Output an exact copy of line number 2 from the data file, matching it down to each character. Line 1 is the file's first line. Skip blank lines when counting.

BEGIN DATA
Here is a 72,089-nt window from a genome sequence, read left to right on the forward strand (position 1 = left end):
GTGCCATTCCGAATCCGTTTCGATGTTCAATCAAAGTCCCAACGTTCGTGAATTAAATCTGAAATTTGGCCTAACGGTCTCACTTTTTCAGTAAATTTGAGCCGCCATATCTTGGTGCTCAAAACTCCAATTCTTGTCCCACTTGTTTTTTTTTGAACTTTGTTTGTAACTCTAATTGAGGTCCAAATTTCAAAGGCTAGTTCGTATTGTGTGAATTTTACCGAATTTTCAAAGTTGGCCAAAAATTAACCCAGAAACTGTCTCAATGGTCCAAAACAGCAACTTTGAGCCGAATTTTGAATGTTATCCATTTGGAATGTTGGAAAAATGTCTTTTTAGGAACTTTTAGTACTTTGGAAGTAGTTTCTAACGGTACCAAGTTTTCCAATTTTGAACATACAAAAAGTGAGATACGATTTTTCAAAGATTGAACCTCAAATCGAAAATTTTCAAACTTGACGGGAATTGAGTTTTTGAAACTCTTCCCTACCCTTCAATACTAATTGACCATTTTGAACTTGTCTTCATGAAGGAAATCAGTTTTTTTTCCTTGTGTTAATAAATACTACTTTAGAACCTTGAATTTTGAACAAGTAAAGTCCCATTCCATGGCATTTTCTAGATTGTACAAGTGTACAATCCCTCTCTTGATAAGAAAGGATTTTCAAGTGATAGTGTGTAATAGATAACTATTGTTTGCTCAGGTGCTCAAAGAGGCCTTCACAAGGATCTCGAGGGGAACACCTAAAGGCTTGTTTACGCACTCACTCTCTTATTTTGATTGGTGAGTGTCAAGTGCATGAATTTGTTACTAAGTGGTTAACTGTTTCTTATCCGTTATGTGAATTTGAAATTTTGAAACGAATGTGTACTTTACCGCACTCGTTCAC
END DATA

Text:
GTGCCATTCCGAATCCGTTTCGATGTTCAATCAAAGTCCCAACGTTCGTGAATTAAATCTGAAATTTGGCCTAACGGTCTCACTTTTTCAGTAAATTTGAGCCGCCATATCTTGGTGCTCAAAACTCCAATTCTTGTCCCACTTGTTTTTTTTTGAACTTTGTTTGTAACTCTAATTGAGGTCCAAATTTCAAAGGCTAGTTCGTATTGTGTGAATTTTACCGAATTTTCAAAGTTGGCCAAAAATTAACCCAGAAACTGTCTCAATGGTCCAAAACAGCAACTTTGAGCCGAATTTTGAATGTTATCCATTTGGAATGTTGGAAAAATGTCTTTTTAGGAACTTTTAGTACTTTGGAAGTAGTTTCTAACGGTACCAAGTTTTCCAATTTTGAACATACAAAAAGTGAGATACGATTTTTCAAAGATTGAACCTCAAATCGAAAATTTTCAAACTTGACGGGAATTGAGTTTTTGAAACTCTTCCCTACCCTTCAATACTAATTGACCATTTTGAACTTGTCTTCATGAAGGAAATCAGTTTTTTTTCCTTGTGTTAATAAATACTACTTTAGAACCTTGAATTTTGAACAAGTAAAGTCCCATTCCATGGCATTTTCTAGATTGTACAAGTGTACAATCCCTCTCTTGATAAGAAAGGATTTTCAAGTGATAGTGTGTAATAGATAACTATTGTTTGCTCAGGTGCTCAAAGAGGCCTTCACAAGGATCTCGAGGGGAACACCTAAAGGCTTGTTTACGCACTCACTCTCTTATTTTGATTGGTGAGTGTCAAGTGCATGAATTTGTTACTAAGTGGTTAACTGTTTCTTATCCGTTATGTGAATTTGAAATTTTGAAACGAATGTGTACTTTACCGCACTCGTTCAC